Haifa Alsakkaf is an Italo-Yemeni, Muslim who lives in Florence, Italy. After a long time in the field of Arabic language education, she discovered Loppiano and Sophia University Institute.

She speaks slowly and her pronunciation is good with a barely noticeable Tuscan aspiration. Haifa says she was born and raised in Yemen, her "wonderful country," torn by war for more than seven years. In 1994, when she arrived in Italy, in Florence, she was 22 years old and had a degree in Biomedical Laboratory Techniques and Biology. Her husband, Mohammed, had studied medicine in the Florentine city and, together, they had decided to settle there. “When I arrived, migration was a very recent thing, there were very few families like ours, mostly adult men came looking for work” she notes. However, we were already beginning to feel a certain dichotomy between our culture of origin and the Italian culture . . .” Her children grown, Haifa entered the work force as a science teacher in a Catholic school. “There, I saw the value of intercultural exchange, of contact among various cultures and religions. I understood the importance that the study of one’s mother tongue – in our case Arabic – could have for the second generations, in terms of their identity and for family relationships and cultural understanding between parents and children.” This is how the Al Shuruk School of Arabic was begun in 2001, a school for the Islamic Community of Florence, which had its first headquarters at the Giorgio La Pira International Center. In 2013 it moved to a public location, the Cairoli School, on via della Colonna, Florence. Although it was meant for the children of the community, today it is open to everyone. “Anyone who wants to learn the Arabic language and culture is welcome, Haifa explains. Alongside this – because interculturality goes in both directions – we have combined the teaching of the Italian language for our mothers, who have more difficulty learning Italian and run the risk of being less integrated».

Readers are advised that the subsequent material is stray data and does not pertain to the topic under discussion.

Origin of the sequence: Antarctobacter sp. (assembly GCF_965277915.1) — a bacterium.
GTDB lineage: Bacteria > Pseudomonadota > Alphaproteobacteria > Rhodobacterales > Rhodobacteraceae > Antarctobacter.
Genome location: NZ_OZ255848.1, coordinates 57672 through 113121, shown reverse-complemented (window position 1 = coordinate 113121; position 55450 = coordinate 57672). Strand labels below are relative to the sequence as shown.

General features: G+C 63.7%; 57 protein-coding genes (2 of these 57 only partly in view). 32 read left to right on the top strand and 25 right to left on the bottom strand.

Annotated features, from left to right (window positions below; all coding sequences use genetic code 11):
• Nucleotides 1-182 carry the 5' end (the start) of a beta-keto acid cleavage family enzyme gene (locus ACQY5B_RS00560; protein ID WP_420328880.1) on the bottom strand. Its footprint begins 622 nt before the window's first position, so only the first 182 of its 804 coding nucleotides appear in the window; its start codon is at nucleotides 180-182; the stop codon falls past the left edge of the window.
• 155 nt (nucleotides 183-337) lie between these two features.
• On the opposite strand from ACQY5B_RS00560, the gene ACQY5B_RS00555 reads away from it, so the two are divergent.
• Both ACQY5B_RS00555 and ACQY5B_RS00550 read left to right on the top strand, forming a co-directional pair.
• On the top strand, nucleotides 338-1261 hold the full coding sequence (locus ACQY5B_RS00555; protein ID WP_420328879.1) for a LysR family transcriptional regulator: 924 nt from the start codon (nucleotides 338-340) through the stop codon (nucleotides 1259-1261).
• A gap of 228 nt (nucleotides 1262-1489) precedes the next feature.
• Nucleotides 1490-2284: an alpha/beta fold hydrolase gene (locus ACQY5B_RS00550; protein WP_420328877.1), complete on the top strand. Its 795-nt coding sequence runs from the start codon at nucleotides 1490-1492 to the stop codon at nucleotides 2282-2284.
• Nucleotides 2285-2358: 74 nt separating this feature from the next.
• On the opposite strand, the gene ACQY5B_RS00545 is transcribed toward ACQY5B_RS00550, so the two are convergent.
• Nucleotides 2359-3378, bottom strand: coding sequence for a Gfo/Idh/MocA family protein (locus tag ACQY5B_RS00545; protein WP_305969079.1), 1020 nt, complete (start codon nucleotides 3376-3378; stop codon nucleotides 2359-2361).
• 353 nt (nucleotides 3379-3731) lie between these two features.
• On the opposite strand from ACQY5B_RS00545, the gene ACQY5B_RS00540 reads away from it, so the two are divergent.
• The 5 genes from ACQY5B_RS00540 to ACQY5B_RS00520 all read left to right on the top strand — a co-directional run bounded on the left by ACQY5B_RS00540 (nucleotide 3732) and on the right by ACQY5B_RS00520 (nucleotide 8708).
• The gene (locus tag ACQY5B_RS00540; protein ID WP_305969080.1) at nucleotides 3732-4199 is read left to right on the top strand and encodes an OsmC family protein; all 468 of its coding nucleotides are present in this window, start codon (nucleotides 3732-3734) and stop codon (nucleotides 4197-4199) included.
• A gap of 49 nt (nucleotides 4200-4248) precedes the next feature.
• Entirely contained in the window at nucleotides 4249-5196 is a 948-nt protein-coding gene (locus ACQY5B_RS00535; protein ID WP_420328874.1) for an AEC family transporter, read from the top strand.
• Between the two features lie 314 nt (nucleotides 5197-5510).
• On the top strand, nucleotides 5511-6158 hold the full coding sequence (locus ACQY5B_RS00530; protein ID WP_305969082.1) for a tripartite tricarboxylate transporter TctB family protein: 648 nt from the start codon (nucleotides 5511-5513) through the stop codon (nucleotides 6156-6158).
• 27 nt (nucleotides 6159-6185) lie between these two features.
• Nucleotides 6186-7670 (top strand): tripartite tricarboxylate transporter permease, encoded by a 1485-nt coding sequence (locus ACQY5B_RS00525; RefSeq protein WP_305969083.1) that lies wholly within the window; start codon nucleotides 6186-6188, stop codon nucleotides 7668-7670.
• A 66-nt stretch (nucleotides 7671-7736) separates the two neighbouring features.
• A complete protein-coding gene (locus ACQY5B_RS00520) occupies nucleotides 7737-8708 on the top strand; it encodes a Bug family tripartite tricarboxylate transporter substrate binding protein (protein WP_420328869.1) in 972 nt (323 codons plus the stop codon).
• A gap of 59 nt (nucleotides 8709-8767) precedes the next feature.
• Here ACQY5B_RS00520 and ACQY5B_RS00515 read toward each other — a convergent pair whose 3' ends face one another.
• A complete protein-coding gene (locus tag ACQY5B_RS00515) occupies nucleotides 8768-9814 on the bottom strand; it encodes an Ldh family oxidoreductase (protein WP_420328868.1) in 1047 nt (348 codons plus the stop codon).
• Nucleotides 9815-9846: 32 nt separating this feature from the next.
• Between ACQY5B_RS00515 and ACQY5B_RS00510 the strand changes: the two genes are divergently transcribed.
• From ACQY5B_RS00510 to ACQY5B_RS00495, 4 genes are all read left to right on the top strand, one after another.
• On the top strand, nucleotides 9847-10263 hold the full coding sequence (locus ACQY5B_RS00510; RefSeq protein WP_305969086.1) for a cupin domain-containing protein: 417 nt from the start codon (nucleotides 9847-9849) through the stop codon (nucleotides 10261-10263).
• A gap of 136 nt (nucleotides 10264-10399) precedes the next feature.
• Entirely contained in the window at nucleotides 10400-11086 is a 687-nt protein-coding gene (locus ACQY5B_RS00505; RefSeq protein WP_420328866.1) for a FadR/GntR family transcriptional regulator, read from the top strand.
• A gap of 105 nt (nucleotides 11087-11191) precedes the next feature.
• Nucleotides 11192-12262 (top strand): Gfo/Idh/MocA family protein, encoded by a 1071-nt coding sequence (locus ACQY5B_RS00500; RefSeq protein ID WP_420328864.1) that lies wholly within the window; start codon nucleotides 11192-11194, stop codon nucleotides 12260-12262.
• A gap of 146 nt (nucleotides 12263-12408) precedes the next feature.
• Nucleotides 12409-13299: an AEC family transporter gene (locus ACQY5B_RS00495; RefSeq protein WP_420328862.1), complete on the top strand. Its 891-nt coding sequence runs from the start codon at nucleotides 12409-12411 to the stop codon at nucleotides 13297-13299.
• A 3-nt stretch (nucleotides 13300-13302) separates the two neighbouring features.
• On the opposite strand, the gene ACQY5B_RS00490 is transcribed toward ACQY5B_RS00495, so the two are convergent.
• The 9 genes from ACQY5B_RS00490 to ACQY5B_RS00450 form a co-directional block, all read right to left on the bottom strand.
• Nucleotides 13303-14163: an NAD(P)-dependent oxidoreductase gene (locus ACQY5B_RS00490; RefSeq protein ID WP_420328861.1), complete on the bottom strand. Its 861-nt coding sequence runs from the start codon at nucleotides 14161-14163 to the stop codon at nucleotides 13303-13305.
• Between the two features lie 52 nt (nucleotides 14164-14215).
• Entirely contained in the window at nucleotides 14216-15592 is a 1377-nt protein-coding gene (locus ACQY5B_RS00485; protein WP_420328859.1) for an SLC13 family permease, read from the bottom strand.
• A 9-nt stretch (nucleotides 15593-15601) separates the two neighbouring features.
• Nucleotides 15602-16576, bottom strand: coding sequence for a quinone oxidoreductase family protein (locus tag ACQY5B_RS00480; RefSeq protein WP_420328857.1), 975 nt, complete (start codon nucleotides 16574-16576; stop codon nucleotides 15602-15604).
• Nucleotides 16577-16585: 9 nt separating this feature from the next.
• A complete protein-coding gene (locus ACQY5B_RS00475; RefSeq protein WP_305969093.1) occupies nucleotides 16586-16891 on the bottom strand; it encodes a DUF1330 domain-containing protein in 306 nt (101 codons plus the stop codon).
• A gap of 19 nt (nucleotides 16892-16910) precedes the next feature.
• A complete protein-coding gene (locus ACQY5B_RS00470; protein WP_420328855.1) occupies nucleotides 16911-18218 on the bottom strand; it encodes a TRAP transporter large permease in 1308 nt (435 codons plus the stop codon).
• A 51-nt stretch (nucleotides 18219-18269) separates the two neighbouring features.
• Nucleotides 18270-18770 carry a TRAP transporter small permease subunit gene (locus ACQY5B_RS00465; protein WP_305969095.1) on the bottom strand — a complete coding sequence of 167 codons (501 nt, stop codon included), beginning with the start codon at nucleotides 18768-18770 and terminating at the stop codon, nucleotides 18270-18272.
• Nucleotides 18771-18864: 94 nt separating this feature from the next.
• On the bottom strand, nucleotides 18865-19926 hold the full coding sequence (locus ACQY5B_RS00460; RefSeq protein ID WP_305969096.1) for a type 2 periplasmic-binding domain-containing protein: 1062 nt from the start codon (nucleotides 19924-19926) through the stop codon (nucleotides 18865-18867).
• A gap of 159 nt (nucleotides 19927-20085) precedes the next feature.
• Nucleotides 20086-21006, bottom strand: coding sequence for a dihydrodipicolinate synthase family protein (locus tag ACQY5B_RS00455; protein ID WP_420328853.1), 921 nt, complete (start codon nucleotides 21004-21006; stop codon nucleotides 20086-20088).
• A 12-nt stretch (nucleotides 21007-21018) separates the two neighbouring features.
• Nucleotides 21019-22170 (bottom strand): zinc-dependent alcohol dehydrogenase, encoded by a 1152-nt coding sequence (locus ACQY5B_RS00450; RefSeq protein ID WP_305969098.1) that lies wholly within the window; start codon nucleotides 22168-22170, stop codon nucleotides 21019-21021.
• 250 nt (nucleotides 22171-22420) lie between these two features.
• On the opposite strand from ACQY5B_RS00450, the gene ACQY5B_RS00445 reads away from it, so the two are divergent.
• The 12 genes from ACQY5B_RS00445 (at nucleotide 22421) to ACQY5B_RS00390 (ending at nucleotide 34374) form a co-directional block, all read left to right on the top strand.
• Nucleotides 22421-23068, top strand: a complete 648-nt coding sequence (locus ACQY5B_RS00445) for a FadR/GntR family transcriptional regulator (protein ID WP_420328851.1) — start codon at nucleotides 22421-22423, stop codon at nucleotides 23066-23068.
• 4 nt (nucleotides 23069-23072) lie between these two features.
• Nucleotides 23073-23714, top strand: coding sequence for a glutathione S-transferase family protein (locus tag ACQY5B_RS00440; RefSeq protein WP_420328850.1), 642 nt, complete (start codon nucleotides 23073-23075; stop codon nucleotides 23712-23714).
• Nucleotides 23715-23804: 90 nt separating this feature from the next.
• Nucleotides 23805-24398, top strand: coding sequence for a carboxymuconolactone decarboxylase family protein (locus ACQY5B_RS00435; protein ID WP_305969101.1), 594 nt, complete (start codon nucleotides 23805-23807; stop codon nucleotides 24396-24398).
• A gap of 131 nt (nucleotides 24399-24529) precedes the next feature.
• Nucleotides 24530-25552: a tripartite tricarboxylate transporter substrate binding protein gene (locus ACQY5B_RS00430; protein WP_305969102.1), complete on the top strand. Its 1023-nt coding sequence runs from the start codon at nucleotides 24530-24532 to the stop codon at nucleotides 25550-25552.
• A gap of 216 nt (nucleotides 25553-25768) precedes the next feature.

Over time, the desire grew in Haifa to capitalize on her experience of teaching Arabic in multicultural contexts. And her dream came true when she encountered Sophia University Institute. «Thanks to the friends of the La Pira Center, I went to Sophia, I saw that interculturalism is really practiced there, which is an enrichment for everyone. Students who come from different places of the world live in a shared context, each with their own identity, their own culture, their own religion, without homologation. Hence the idea of ​​a doctorate in Social Sciences, for Intercultural Pedagogy…». titled – “Mother tongue and linguistic pluralism, mother tongue learning in second generation Arabic-speaking pupils in Tuscany”. – The title is a bit long, Haifa admits, but it expresses the importance of learning one’s mother tongue in terms of one’s education, social identity and psychology. « It helps to know oneself, – she concludes, – to understand where one comes from and then to share this wealth and give back to Italian society».

Sunday, September 26th is the World Day of Migrants and Refugees which is titled “Towards an ever wider WE”. With Haifa in front of us we can only ask: What can education do to make this “WE” ever more open and inclusive? «Education is everything! – she forcefully responds. – Education is the starting point. Education, in the sense of making known, teaching the different cultures, not only the language or the history. In Italian schools a lot is already being done in terms of welcoming people, of placing them in an Italian context. But there is still no exchange, reciprocity. There is no prospect of anyone saying: “Very well, we give the language and the culture but we will also learn, we will also try to know the culture of others».

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